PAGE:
It’s not often that reading a research paper makes me literally jump up in my seat and yell “Holy shit!,” but that’s what I did when I saw figure 1.
A fascinating new paper is up on the arXiv today about the Nemesis Hypothesis. This hypothesis originated in the 1980’s, when people noticed that mass extinctions tended to happen every 27 million years or so, and it was suggested that this may be because some hard-to-see star — perhaps a red dwarf — is orbiting with our sun in a very eccentric orbit, passing close to us only every so often and in the process pulling in hordes of comets from the Oort cloud and bringing about death and destruction. (A second periodicity, of roughly 62M years, also exists; it’s known that these extinctions also seem to be tied to oscillations in the sea level, so comets are considered a less likely source and there’s no analogous Nemesis2 hypothesis that I know of)
What the new paper did was accumulate a very detailed record of extinction rates over the past 500Myrs, using all of the best datasets available, and produce a plot of the fraction of species going extinct per unit time. The Fourier transform of this curve is simply shocking: it shows two extremely clear peaks at periods of 62 and 26.2Myr, respectively. Amazingly, these peaks are clear enough to rule out the Nemesis hypothesis; if the periodicity were due to a star’s motion, it would actually have to be less perfectly regular than the experimental data, because the star’s motion would be perturbed by other stars, the galactic disk, and so on. (Good summary paper of that)
I was up much later than I should have been reading through these papers and thinking through the results. Some things seem clear:
- These guys seem to have done fairly serious numeric analysis. I’m not qualified to evaluate their data sources and prospective issues from that side, so I’ll have to wait for the specialist community to weigh in, but I didn’t see any red flags in the paper. From looking at the Nemesis papers, it seems pretty clear that if their statistical analysis is good, then Nemesis is genuinely ruled out; I couldn’t think of any variations on that hypothesis which would survive this data.
- The peaks on the graph in this paper are holy-shit sharp and distinct. Something is happening with clockwork regularity that wipes out most of life on Earth.
I’m now spending some time thinking about this and about what these spikes may mean. One interesting question is whether the 62My and 26.2My peaks are related or if they’re caused by completely disjoint phenomena. Interestingly, there’s another bump on the graph at about 17My, although it looks like it’s just above the level of statistical significance, not quite big enough to tell for sure if it’s a real signal. If there is a bump there, then these bumps have the odd property of being evenly spaced in frequency space, at intervals of about 0.02 My-1. The pattern of frequencies ω0+nω1 is familiar from many differential equations — e.g., it’s the pattern of energy levels of a quantum-mechanical harmonic oscillator — so it’s something which could naturally emerge from a fairly wide range of physical phenomena.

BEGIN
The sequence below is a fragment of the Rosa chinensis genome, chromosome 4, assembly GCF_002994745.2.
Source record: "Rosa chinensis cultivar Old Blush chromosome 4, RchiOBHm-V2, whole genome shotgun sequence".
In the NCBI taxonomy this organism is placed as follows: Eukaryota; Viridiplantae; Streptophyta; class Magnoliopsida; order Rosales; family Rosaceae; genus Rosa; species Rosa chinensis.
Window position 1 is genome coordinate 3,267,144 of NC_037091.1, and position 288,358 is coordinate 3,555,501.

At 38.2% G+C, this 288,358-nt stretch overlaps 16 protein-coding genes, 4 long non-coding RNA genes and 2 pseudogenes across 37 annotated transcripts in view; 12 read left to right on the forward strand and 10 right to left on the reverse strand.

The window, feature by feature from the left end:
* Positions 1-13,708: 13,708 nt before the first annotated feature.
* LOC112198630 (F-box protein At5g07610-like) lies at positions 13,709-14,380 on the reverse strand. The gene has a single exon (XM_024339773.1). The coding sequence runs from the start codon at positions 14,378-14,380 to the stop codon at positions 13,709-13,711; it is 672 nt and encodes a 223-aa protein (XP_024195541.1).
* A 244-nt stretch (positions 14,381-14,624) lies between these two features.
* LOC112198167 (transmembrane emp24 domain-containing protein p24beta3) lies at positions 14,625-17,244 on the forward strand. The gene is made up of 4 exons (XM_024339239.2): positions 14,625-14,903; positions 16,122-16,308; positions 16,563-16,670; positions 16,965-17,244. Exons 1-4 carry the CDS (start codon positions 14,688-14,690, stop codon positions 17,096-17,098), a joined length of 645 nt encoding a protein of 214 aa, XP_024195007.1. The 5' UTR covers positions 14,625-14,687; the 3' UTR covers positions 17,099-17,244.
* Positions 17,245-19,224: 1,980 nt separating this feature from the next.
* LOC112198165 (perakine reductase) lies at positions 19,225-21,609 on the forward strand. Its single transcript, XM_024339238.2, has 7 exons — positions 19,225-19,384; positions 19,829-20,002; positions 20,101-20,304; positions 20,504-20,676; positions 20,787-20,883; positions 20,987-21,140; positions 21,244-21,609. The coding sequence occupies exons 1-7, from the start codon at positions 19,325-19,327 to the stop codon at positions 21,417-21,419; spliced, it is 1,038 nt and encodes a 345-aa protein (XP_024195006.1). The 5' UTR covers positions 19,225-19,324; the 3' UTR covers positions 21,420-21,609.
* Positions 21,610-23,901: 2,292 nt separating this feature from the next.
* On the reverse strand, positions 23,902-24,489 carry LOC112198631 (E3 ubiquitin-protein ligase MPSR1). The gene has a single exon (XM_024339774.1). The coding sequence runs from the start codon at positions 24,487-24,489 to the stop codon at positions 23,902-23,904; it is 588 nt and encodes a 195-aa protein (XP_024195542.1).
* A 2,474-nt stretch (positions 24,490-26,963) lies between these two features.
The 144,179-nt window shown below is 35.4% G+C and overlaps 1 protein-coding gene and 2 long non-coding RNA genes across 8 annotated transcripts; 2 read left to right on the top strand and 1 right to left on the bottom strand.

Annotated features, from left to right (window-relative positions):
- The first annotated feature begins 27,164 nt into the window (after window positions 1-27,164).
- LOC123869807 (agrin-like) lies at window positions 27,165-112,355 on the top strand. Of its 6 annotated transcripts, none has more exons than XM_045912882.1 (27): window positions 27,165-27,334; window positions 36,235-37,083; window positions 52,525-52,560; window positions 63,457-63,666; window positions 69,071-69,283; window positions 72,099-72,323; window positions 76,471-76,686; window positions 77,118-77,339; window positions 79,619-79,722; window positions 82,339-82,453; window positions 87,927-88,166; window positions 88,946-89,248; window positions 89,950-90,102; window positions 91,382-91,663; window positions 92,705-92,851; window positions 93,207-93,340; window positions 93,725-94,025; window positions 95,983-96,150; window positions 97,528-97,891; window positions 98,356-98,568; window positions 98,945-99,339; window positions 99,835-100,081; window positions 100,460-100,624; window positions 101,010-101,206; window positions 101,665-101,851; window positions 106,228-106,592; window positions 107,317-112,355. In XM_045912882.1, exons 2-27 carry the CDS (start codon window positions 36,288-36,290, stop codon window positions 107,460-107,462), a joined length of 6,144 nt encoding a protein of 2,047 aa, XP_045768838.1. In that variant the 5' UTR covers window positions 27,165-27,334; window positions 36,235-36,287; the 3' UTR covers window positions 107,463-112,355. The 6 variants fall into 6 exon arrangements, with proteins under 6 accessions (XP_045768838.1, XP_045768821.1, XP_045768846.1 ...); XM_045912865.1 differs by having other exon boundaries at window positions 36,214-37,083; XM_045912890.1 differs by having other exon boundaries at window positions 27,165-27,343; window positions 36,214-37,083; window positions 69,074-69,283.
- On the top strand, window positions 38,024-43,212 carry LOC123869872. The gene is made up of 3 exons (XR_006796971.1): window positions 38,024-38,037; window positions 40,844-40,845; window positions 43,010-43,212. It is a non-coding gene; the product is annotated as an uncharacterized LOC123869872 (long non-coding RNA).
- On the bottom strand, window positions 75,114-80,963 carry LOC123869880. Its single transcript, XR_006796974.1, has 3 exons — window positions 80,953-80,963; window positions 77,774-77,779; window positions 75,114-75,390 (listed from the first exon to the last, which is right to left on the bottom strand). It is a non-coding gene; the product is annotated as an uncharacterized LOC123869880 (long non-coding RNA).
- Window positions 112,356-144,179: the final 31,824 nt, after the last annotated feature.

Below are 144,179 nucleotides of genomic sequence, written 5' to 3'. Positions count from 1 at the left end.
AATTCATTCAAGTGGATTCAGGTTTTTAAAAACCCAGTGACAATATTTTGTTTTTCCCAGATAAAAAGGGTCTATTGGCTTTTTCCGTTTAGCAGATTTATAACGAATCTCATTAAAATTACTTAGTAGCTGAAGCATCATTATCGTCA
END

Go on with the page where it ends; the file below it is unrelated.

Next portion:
On the other hand, the two could be wholly separate, or they could be the only two real spikes. It’s going to be hard to tell without staring some at the raw data, and even then we may not have enough precision to really know. One thing which I do suspect we’ll be able to determine from this dataset is whether either of the two cycles could be coming from purely biological or other complex systems such as Clathrate guns — such systems seem less likely to have extremely precise and stable periods. Honestly, the first thing that pops into my mind when I see this level of stability is pulsars or astrophysical jets; we don’t know a lot about super-long-period pulsars, but because they have such long periods it would be awfully hard to know a lot about them by nature. Call this the “Cosmic Death Ray Hypothesis.” Other interesting possibilities could be long-frequency oscillations of the Sun, or something resonating in the structure of the Earth… although the latter seems a bit less precise to me.
Definitely time to look at the raw data. A lot of this hypothesizing depends on just how tight the error bounds on this data really are. If they’re as tight as they seem from the graphs, this is an amazing source of data.
The good news: We’re still about 16My from the next predicted peak in this cycle, so we’ve got a little while to figure it out. Before the cosmic death rays come to get us.
ETA: There’s a good post about this on the arXiv blog which gives some more context.